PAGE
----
RALEIGH, N.C. (AP) — The veteran North Carolina legislator removed as co-chair of the powerful House Finance Committee this week said on Wednesday that she disagrees with top chamber leaders who said she improperly delayed a tax relief bill.
Republican Rep. Julia Howard of Davie County defended her actions involving the measure, which was expected to receive another floor vote later Wednesday. She said she had been trying to refashion it so that Senate Republicans would give it a chance of becoming law.
The measure in part would give additional state tax breaks to businesses that took federal Paycheck Protection Program loans to weather the COVID-19 pandemic and spent the funds on business expenses so that their loans would be forgiven. Howard had voted against the bill last week.
"I was trying to do what I thought was right to fix the PPP bill so it would have a semblance of getting through the Senate,” Howard told The Associated Press in a brief interview.
Speaker Tim Moore on Tuesday removed Howard from the Finance Committee, where she was one of four senior co-chairs. Moore and two other top GOP chamber leaders said Howard hadn't moved the measure “expeditiously” through her committee as the House Republican Caucus expected. Committee chairs, the GOP leaders said, “must be willing to put personal agendas aside."
Howard, who has served in the House since 1989, told The News & Observer of Raleigh last week she felt pressured by Moore and others while questioning the ethics of colleagues who had received PPP loans and would benefit from the legislation. Her criticisms spilled over into a private caucus meeting and a news conference on the measure.
Moore and other bill supporters defended their legislative actions to advance the measure, pointing to longtime General Assembly ethics opinions because the bill's result would apply equally to all PPP loan recipients.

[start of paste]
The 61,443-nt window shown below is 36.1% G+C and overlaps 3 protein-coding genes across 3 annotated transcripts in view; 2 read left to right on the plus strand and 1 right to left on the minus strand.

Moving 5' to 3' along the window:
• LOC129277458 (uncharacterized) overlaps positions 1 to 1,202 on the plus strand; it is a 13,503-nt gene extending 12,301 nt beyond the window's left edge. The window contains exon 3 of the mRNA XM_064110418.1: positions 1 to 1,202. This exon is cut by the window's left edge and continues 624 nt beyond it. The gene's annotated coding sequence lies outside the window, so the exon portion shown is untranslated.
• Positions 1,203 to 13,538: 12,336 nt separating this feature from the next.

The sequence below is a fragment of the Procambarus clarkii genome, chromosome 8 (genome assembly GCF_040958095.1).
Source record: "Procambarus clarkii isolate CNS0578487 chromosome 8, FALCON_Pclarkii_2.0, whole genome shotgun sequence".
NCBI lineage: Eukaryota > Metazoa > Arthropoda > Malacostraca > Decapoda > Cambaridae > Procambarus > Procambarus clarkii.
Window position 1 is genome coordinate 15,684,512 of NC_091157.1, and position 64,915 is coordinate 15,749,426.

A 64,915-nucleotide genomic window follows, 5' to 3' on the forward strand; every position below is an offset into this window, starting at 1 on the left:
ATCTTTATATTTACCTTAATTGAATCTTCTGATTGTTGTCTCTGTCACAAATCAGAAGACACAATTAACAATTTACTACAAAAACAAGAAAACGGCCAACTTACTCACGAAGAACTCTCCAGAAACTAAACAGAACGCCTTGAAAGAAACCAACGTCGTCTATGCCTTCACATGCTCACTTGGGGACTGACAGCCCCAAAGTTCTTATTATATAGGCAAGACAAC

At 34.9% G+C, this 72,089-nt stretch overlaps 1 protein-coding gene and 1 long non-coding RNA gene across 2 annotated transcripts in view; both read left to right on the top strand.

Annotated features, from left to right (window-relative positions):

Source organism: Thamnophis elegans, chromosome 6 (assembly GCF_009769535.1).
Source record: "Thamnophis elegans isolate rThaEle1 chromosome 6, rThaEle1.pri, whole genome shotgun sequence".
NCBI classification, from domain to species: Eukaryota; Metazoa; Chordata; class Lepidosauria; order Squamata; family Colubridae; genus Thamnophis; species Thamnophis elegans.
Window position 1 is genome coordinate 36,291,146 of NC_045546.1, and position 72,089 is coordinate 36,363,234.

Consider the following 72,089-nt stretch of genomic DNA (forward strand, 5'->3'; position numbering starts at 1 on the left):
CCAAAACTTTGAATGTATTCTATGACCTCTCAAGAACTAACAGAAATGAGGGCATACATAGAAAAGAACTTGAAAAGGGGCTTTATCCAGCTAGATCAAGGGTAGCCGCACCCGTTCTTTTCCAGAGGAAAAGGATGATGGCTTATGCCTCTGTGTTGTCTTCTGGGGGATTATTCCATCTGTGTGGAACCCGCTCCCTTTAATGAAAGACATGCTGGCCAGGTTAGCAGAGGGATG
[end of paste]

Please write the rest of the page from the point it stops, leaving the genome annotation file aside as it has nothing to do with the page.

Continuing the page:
The Finance Committee received the bill March 30 and was voted on by committee members April 13. Lawmakers didn't conduct business the week of April 5.
In between, Howard said, she worked with a key senator and staff to come up with something “palatable” with the Senate. She said that's in keeping with her 17-term legislative career: “All I’ve ever done is try to get things in good order."
Howard acknowledged sending a voice mail message that “wasn't favorable” to Moore when another House committee made a parliamentary maneuver on the bill.
Moore and Howard have been political rivals. When Moore became speaker in early 2015, he decided against keeping Howard as a finance chair, a position she had served in for the previous four years. Howard returned to the position later. She acknowledged that as speaker, Moore had the right to remove her.
Howard said she didn't plan on voting for the bill Wednesday, even with new amendments that would extend the PPP tax break on business deductions to 2021 loans and would exempt from income taxes the first $10,200 of unemployment benefits filers received in 2020.
The PPP changes alone would cost several hundred million dollars from state coffers to cover. It's unclear whether federal coronavirus relief money coming to North Carolina could cover that cost.